Initially I started vane trapping in Sherrardspark wood to find something different to expand my beetle knowledge and make some records.
This year will be the first time I have deployed vane traps on the same site 2 years in a row. This is partly because I found some pretty cool stuff.
I found Calambus bipustulatus, a species of click beetle (Elateridae) that had only been recorded in the county twice prior, the first record predating both world wars. The most recent be over 30 years ago, by the late Trevor James.
This was cool enough…
Calambus bipustulatus via D.Asaw
Through grubbing some old wood, I was able to find the Tenebrionid: Corticus unicolor. This turned out to be a county first for Hertfordshire, this wasn't totally out of the blue though as it has been gradually moving North and has been found in neighbouring Essex a few months before.
So I had a beetle uncommon to Herts, and a new beetle for Herts…not bad going!
NOTHING could prepare me for what happened next.
I found this...
My initial post on the Beetles facebook group
I tried to key it out to family and I kept coming to Cleridae, but it didn’t match ANYTHING on the list so I called for reinforcements via the Beetles of Britain and Ireland Facebook page.
John Lamin was the first to make a suggestion, yes, I was in the right family and that it could be Dermestoides sanguinicollis.
I asked Trevor, he sounded hopeful, and then I checked with Max Barclay (Guardian of the NHM invert collections) and there was no doubt.
This was it.
This was Dermestoides sanguinicollis, a globally rare beetle and the first specimen to ever be found in the UK.
Dermestoides sanguinicollis Image: D.Asaw
This is the goal that most Coleopterist's aim for, and I had achieved it, by accident after only 3.5 years.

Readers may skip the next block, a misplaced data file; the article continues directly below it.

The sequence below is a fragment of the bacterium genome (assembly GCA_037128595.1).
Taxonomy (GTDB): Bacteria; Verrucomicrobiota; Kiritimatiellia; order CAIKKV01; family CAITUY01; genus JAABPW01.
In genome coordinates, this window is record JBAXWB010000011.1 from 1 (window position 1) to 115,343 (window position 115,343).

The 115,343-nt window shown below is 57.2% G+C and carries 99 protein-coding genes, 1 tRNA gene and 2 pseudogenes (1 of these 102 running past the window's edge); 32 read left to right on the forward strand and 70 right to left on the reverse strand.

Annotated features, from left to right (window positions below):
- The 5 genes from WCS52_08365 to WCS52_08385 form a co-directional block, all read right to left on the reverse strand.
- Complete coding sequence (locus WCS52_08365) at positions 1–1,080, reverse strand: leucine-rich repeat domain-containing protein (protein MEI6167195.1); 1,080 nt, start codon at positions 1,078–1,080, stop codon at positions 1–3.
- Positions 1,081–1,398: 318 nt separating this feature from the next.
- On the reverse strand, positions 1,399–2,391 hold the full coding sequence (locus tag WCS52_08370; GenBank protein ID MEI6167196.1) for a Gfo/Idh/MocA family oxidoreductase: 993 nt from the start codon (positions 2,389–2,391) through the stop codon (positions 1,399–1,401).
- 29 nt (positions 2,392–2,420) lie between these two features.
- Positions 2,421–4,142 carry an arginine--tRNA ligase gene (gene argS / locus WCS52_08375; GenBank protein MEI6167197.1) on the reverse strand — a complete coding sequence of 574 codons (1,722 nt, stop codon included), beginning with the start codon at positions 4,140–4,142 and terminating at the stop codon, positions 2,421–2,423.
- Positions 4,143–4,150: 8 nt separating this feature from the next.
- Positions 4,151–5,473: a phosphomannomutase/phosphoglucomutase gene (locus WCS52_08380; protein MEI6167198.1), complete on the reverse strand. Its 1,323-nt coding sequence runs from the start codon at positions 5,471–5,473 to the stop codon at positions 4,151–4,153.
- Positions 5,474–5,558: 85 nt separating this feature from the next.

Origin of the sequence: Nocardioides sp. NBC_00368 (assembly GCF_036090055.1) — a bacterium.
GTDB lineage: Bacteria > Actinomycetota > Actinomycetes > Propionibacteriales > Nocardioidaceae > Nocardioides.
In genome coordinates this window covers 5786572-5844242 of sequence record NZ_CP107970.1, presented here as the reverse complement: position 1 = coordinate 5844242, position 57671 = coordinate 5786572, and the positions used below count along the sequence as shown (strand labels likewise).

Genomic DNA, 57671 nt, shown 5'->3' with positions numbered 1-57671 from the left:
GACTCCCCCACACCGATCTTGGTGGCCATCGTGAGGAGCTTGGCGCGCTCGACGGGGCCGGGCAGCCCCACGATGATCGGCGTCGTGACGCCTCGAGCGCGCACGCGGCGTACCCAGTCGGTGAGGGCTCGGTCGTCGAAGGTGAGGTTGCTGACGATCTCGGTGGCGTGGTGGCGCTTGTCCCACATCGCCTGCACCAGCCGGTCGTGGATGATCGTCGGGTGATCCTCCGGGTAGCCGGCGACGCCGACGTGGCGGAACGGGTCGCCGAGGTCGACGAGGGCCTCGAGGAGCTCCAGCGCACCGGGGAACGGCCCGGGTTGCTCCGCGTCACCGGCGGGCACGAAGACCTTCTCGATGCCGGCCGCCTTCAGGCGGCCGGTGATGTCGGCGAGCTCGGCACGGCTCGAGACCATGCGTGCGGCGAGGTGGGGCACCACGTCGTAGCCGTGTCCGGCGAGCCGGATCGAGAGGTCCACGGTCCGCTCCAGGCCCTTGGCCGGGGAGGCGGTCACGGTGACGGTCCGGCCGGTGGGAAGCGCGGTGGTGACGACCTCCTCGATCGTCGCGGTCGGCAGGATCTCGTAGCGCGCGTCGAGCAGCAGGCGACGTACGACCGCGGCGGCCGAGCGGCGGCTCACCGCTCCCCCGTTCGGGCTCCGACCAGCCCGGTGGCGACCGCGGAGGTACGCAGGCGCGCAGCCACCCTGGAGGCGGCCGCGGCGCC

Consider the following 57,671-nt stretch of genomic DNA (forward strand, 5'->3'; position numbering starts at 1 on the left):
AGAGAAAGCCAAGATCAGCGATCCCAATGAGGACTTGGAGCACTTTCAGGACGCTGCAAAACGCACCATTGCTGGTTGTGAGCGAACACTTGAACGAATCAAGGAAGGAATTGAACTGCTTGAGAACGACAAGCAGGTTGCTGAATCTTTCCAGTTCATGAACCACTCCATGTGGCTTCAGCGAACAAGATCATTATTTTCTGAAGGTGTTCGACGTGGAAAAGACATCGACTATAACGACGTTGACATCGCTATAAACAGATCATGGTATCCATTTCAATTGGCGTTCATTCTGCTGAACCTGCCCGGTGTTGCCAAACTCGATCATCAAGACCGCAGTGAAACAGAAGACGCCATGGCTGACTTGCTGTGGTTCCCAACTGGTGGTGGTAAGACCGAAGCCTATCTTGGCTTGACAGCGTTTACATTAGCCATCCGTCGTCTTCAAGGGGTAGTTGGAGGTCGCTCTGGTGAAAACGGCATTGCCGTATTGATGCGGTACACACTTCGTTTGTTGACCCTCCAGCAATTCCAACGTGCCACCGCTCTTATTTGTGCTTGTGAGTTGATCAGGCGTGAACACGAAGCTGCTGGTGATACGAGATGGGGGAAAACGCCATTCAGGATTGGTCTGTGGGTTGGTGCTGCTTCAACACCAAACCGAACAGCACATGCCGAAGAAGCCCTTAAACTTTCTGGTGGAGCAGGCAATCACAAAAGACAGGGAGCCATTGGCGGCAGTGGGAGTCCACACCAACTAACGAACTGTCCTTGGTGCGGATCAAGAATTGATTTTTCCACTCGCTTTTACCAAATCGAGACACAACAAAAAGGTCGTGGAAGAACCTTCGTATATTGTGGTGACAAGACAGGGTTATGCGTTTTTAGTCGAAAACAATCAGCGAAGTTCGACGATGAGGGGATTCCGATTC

It seems that Dermestoides larvae hide under bark predating larvae of Lymexylon navale. Initially it was believed that they fed on the absolute monster of a longhorn beetle Cerambycix cerdo, but it turns out they just shared the same real estate (old standing oak).
Lymexylon has been found on this site, so there is potential for a viable poulation in regards to predator prey relationships.
This years efforts are to see if there is any evidence of a breeding population or established colony, but adults only appear for a few weeks so are INCREDIBLY difficult to come by.
Infact this species may simply be under recorded in Europe, we don’t really know.
As how it got there, we really have no idea, is it an accidental introduction from imported wood? Has it been there the whole time?
No one seems sure.
Trap 2 has remained in the same spot as it was last year in a hope to catch more of this incredible beetle.
It is perhaps more likely that this was an escapee from some imported logs. Even if this is true, how incredibly lucky was I to find this single example using a non baited trap?
Either way, I lucked out big time!
Max helped me write a paper, if you want to read my first (joint) scientific paper you can reach it here.